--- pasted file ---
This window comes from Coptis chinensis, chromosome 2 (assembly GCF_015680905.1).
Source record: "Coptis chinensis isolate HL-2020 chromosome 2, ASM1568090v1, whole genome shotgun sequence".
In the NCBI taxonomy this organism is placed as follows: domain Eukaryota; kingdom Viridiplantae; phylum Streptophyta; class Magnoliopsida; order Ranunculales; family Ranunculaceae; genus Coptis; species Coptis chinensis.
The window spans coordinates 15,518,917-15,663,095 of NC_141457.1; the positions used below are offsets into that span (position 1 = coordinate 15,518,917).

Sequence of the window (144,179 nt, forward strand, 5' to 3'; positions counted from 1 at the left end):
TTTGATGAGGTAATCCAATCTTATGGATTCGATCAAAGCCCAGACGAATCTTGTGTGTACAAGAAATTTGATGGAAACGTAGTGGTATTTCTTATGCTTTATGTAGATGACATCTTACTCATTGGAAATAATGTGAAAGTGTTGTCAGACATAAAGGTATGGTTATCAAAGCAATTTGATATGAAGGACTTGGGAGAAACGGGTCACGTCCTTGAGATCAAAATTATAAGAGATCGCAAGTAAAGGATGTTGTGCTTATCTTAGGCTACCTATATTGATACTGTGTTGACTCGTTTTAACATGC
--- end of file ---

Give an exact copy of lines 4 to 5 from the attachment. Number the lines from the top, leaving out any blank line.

The window spans coordinates 15,518,917-15,663,095 of NC_141457.1; the positions used below are offsets into that span (position 1 = coordinate 15,518,917).

Sequence of the window (144,179 nt, forward strand, 5' to 3'; positions counted from 1 at the left end):